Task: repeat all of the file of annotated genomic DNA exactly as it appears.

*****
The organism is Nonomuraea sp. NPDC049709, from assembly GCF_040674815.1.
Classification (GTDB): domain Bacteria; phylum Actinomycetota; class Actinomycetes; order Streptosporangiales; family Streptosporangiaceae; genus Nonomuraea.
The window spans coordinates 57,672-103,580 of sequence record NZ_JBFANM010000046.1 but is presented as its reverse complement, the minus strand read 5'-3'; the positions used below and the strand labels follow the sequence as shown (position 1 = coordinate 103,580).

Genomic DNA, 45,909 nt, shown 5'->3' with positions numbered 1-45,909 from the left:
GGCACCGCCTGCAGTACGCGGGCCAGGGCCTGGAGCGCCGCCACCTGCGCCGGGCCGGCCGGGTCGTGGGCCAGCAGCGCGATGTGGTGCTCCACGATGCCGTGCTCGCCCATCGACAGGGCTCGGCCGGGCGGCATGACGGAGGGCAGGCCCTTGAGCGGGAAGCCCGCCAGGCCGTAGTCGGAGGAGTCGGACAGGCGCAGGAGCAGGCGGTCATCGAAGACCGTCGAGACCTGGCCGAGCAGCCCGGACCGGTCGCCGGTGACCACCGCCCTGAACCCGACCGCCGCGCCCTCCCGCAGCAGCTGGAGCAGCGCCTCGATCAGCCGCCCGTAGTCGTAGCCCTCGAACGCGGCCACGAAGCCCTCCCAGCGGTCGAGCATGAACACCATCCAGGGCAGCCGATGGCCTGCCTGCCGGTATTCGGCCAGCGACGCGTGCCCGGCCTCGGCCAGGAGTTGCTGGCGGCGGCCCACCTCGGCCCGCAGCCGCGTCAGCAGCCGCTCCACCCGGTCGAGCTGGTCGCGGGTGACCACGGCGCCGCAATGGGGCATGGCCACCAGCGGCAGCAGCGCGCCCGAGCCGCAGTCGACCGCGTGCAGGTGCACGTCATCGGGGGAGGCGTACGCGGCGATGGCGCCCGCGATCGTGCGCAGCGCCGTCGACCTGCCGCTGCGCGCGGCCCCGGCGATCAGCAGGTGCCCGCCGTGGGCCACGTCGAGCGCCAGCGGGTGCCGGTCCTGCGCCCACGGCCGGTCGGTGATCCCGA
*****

The organism is Nonomuraea sp. NPDC049709, from assembly GCF_040674815.1.
Classification (GTDB): domain Bacteria; phylum Actinomycetota; class Actinomycetes; order Streptosporangiales; family Streptosporangiaceae; genus Nonomuraea.
The window spans coordinates 57,672-103,580 of sequence record NZ_JBFANM010000046.1 but is presented as its reverse complement, the minus strand read 5'-3'; the positions used below and the strand labels follow the sequence as shown (position 1 = coordinate 103,580).

Genomic DNA, 45,909 nt, shown 5'->3' with positions numbered 1-45,909 from the left:
GGCACCGCCTGCAGTACGCGGGCCAGGGCCTGGAGCGCCGCCACCTGCGCCGGGCCGGCCGGGTCGTGGGCCAGCAGCGCGATGTGGTGCTCCACGATGCCGTGCTCGCCCATCGACAGGGCTCGGCCGGGCGGCATGACGGAGGGCAGGCCCTTGAGCGGGAAGCCCGCCAGGCCGTAGTCGGAGGAGTCGGACAGGCGCAGGAGCAGGCGGTCATCGAAGACCGTCGAGACCTGGCCGAGCAGCCCGGACCGGTCGCCGGTGACCACCGCCCTGAACCCGACCGCCGCGCCCTCCCGCAGCAGCTGGAGCAGCGCCTCGATCAGCCGCCCGTAGTCGTAGCCCTCGAACGCGGCCACGAAGCCCTCCCAGCGGTCGAGCATGAACACCATCCAGGGCAGCCGATGGCCTGCCTGCCGGTATTCGGCCAGCGACGCGTGCCCGGCCTCGGCCAGGAGTTGCTGGCGGCGGCCCACCTCGGCCCGCAGCCGCGTCAGCAGCCGCTCCACCCGGTCGAGCTGGTCGCGGGTGACCACGGCGCCGCAATGGGGCATGGCCACCAGCGGCAGCAGCGCGCCCGAGCCGCAGTCGACCGCGTGCAGGTGCACGTCATCGGGGGAGGCGTACGCGGCGATGGCGCCCGCGATCGTGCGCAGCGCCGTCGACCTGCCGCTGCGCGCGGCCCCGGCGATCAGCAGGTGCCCGCCGTGGGCCACGTCGAGCGCCAGCGGGTGCCGGTCCTGCGCCCACGGCCGGTCGGTGATCCCGA